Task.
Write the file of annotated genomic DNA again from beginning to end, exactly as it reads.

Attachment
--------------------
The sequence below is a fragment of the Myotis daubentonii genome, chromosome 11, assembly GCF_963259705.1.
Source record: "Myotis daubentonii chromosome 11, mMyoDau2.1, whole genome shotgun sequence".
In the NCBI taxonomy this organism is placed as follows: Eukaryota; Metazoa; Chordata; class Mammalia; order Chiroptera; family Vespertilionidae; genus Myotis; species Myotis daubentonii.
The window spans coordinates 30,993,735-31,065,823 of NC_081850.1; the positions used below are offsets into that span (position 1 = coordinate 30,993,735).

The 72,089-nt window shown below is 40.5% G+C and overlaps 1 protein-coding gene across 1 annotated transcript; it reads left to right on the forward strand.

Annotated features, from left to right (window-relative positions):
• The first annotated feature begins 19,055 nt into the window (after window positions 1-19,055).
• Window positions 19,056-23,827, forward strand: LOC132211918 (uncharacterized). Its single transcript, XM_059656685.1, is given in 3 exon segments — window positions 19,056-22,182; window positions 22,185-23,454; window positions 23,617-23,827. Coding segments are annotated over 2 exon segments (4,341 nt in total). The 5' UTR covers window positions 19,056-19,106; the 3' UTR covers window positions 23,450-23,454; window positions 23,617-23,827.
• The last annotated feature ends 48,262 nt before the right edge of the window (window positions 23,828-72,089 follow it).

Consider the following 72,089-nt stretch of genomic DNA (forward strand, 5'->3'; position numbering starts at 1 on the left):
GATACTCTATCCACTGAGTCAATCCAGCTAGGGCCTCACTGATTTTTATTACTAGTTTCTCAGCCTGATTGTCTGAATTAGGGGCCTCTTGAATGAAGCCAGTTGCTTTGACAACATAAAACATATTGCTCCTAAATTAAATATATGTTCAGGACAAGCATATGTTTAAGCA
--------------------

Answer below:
The sequence below is a fragment of the Myotis daubentonii genome, chromosome 11, assembly GCF_963259705.1.
Source record: "Myotis daubentonii chromosome 11, mMyoDau2.1, whole genome shotgun sequence".
In the NCBI taxonomy this organism is placed as follows: Eukaryota; Metazoa; Chordata; class Mammalia; order Chiroptera; family Vespertilionidae; genus Myotis; species Myotis daubentonii.
The window spans coordinates 30,993,735-31,065,823 of NC_081850.1; the positions used below are offsets into that span (position 1 = coordinate 30,993,735).

The 72,089-nt window shown below is 40.5% G+C and overlaps 1 protein-coding gene across 1 annotated transcript; it reads left to right on the forward strand.

Annotated features, from left to right (window-relative positions):
• The first annotated feature begins 19,055 nt into the window (after window positions 1-19,055).
• Window positions 19,056-23,827, forward strand: LOC132211918 (uncharacterized). Its single transcript, XM_059656685.1, is given in 3 exon segments — window positions 19,056-22,182; window positions 22,185-23,454; window positions 23,617-23,827. Coding segments are annotated over 2 exon segments (4,341 nt in total). The 5' UTR covers window positions 19,056-19,106; the 3' UTR covers window positions 23,450-23,454; window positions 23,617-23,827.
• The last annotated feature ends 48,262 nt before the right edge of the window (window positions 23,828-72,089 follow it).

Consider the following 72,089-nt stretch of genomic DNA (forward strand, 5'->3'; position numbering starts at 1 on the left):
GATACTCTATCCACTGAGTCAATCCAGCTAGGGCCTCACTGATTTTTATTACTAGTTTCTCAGCCTGATTGTCTGAATTAGGGGCCTCTTGAATGAAGCCAGTTGCTTTGACAACATAAAACATATTGCTCCTAAATTAAATATATGTTCAGGACAAGCATATGTTTAAGCA